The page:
In “The Carnival Dog, the Buyer of Diamonds,” Myron tries to step out of his father’s shoes multiple times, but ultimately realizes that his father is the dominant force in his life. Ever since Myron was a child, Abe Lufkin has done everything in his power to make sure his son is the spitting image of himself. Myron doesn’t love everything his father does, but doesn’t really mind it either; however he tries to stand up for himself and step out of his father’s shadow. When Myron is a teenager, Abe sends his son off to Judaism camp because he won a footrace his son thought he could win. Myron calls from college telling his dad his stopping his study of medical science hesitant about confronting his dad. When Myron and Abe play basketball, Myron gets in a fight with his father, but ends up losing. Whether or not he’s confident, Myron attempts to stop living his father’s life, but always ends up doing the opposite.
One day out of nowhere, Abe tells his son that he must go to Judaism camp for the summer. Abe makes a deal with Myron however, that if he can beat him in a race by foot, he won’t have to go to the camp. Myron knows his father well, and to beat him at a competition of his choosing would humiliate, frustrate, and insult Abe. While Myron knows this would be a perfect opportunity to prove his headstrong father wrong and beat him at his own game, he purposely loses the race to keep order amongst his family. “He didn’t want to learn to learn religion during the hottest month of the year, but also, he knew, there was something in beating his father that was like toppling of an ancient king.”(p.146) All his life, Myron has been living under the influence of his father, and when given an opportunity to change that, he declines and lets nature continue its course.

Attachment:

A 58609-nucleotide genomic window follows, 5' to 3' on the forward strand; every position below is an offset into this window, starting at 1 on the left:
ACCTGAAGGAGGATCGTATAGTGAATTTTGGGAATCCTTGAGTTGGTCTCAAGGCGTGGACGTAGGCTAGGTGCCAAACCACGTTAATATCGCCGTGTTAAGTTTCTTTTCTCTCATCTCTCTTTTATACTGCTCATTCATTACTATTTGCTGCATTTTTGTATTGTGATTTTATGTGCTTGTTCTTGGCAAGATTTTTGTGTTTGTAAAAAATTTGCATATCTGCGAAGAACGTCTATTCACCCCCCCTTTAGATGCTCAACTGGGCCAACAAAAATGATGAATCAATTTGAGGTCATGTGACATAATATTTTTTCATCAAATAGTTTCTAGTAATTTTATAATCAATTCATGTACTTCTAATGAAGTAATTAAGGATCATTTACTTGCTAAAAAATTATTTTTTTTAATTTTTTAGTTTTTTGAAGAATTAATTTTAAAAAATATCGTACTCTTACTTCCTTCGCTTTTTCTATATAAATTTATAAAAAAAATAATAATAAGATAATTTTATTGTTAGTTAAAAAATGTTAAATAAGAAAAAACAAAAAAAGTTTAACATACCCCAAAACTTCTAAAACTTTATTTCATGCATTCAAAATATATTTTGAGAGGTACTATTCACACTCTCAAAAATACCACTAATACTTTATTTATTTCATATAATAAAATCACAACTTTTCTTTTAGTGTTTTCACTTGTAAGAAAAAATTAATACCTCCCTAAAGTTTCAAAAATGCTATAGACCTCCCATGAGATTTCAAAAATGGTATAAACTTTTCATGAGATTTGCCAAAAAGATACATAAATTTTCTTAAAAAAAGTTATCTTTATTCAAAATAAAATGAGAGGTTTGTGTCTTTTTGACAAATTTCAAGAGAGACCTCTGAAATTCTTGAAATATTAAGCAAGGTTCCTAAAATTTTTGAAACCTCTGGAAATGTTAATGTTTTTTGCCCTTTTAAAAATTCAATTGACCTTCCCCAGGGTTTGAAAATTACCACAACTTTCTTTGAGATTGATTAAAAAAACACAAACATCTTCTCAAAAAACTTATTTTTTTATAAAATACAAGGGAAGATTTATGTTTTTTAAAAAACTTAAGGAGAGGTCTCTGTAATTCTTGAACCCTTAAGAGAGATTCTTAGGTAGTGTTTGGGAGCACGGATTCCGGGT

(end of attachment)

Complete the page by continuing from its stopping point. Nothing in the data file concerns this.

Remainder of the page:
While Myron let his father get away with sending him to camp, he was only a teenager and summer camp wasn’t worth a fight. However, college is a life altering decision and Myron knows Abe’s choice...
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